Looking past this idiocy, it appears as though Steigerwald’s point was supposed to be that adults shouldn’t be wearing jerseys at games (after all, the title of the article is “Know when you’ve outgrow (sic) the uniform”). However, using an assault as evidence for this article was tasteless and a terrible decision.


Putting Sabermetrics To The Test: The Fielders

April 11, 2011

Fielding is perhaps the one thing that is difficult to quantify by use of sabermetrics. While several systems are available in evaluating a fielder (Dewan’s +/-, UZR, etc.), they don’t always agree and a single season often isn’t enough. Some people were surprised to see Denard Span rate so poorly in center field by UZR in 2009, after he rated well all over the outfield in his rookie season, but 2010 showed that ’09 was likely the outlier as he was rated as an above-average fielder again.

Even with this knowledge, I’m going to completely ignore it and attempt to predict the UZRs for most of the 2011 starters, using their ratings from their career compared to the previous season. Since this could be considered the hardest thing to predict, I’m going to give a range of 5 instead of an exact number. Also, I won’t include Joe Mauer and Drew Butera since UZR does not currently exist for catchers.


Verdict On Swisher’s Takeout Slide: Not Dirty

April 7, 2011

I would just link to the video I found on YouTube, but knowing MLB’s policy on videos such as this, it will be down anywhere between tomorrow and four days from now. Therefore, I’ll just stick to screenshots of the video.

I’ve seen a debate going on over whether Nick Swisher’s slide into Tsuyoshi Nishioka was dirty, and I think the fact that a lot of people were blacked out from the game (thanks, FSNorth and Mediacom et. al) and it being an afternoon game has caused some people to assume that Swisher deliberately tried to hurt Nishi. However, I’d like to point out that Swisher did nothing wrong.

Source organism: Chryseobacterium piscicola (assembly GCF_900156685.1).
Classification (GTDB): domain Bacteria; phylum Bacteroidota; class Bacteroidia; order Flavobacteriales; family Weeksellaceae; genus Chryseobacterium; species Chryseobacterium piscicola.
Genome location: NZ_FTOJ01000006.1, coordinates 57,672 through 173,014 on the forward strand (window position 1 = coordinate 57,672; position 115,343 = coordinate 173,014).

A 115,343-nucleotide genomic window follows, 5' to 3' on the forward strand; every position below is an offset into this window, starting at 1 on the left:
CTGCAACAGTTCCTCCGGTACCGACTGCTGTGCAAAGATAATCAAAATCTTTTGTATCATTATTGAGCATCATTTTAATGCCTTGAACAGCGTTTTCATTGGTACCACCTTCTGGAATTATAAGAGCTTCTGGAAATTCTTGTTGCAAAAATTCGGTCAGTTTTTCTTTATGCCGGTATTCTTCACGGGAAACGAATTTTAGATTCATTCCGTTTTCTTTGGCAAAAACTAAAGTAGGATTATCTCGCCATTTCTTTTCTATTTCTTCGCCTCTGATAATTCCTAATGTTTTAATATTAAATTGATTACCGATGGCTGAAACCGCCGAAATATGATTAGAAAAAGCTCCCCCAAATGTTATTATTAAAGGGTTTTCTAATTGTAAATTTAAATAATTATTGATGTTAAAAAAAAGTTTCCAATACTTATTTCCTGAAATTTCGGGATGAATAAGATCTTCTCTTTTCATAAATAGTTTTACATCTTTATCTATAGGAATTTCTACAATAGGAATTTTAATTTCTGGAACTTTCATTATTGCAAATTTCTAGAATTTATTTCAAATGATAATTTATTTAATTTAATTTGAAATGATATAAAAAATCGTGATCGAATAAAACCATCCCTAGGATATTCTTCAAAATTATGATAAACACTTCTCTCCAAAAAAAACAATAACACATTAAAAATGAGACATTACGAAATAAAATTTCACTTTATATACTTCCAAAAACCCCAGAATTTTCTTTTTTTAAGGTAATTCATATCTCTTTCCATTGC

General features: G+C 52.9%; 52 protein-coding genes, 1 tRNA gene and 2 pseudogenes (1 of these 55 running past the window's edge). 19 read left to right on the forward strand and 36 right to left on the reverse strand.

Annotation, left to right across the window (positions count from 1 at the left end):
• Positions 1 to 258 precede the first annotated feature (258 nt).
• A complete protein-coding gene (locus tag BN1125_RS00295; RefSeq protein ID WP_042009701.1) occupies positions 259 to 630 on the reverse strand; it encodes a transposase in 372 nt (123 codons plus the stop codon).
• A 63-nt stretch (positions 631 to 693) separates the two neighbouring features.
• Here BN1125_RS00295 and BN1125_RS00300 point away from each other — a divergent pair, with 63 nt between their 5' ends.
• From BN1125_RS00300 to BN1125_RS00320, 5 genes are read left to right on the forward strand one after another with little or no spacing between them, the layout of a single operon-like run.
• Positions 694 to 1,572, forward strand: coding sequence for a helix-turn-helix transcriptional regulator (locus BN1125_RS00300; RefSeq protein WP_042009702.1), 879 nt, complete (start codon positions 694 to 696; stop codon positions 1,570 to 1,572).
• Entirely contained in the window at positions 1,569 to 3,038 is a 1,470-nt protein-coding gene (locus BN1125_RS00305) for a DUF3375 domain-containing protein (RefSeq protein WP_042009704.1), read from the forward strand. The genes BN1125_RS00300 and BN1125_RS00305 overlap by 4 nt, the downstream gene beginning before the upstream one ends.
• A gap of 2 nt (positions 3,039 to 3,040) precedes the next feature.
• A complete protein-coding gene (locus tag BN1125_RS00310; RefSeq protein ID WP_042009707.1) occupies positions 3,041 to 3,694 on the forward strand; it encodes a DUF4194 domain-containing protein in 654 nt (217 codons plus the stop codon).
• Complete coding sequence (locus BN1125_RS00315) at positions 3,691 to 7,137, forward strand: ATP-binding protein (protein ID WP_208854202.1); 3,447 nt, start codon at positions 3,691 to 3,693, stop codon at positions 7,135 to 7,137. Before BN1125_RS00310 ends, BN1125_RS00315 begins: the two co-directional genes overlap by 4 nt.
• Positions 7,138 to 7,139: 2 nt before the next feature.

Take a look at the picture below.

This is right around when Swisher makes contact with Nishioka. In the MLB rule book, a baserunner is allowed to attempt a takeout slide as long as he can still touch second base with any part of his body. Here, we see that Swisher could almost hug the base with both arms if he had wanted.

Another issue is that Nishioka, in the 7 games we’ve seen so far, will step towards 3rd base when attempting to turn the double play.

Yes, I understand that Swisher’s leg is raised. But he’s attempting a takeout slide. If you go straight for the feet, Nishioka still can make a strong throw to first base. If you hit him a little higher, you not only knock him over, but you can also take away some throwing momentum by knocking him backwards. I’m also willing to argue that this was simply a freak accident. There will be dozens more of these during the season, and rarely will a player be seriously hurt.

Finally, I want to point out one other thing. Remember how Justin Morneau got hurt last season? By doing the exact same thing as Swisher.

All You Need To Know About Yesterday’s Win

April 6, 2011

Well that’s a slight exaggeration… anyway:

Pretty cool website if you only care if the Twins won (plus you get to see about 3/4 of my Firefox bookmarks), paired with the FanGraphs win probability from last night’s game.

PS: Putting Sabermetrics To The Test: The Fielders should be up in a few days. Apologies for the laziness (again).

Putting Sabermetrics To The Test: The Hitters

April 1, 2011

Now is when I take a look at the hitters. I’ll be able to make some easy predictions for some of these guys, and a few others are shrouded in mystery. I suppose I’m lacking in ideas for a better introduction, so let’s just dive in.

Joe Mauer

2010 stats: 137 games, .327/.402/.469, 9 HR, 75 RBI, .141 ISO, .348 BABIP, 11.1 BB%, 10.4 K%

There’s not really much to say about Mauer without repeating what we already know. He hits and hits and hits, and demonstrates great patience at the plate. He set a career high in doubles last season, despite the well-chronicled stories that his home run total suffered by moving into Target Field. His BABIP was right around his career average, and although it appeared once again that Mauer’s power hasn’t fully developed, we can’t be disappointed if he repeats his 2010 numbers.

2011 predictions: .331/.409/.480, 11 HR, 84 RBI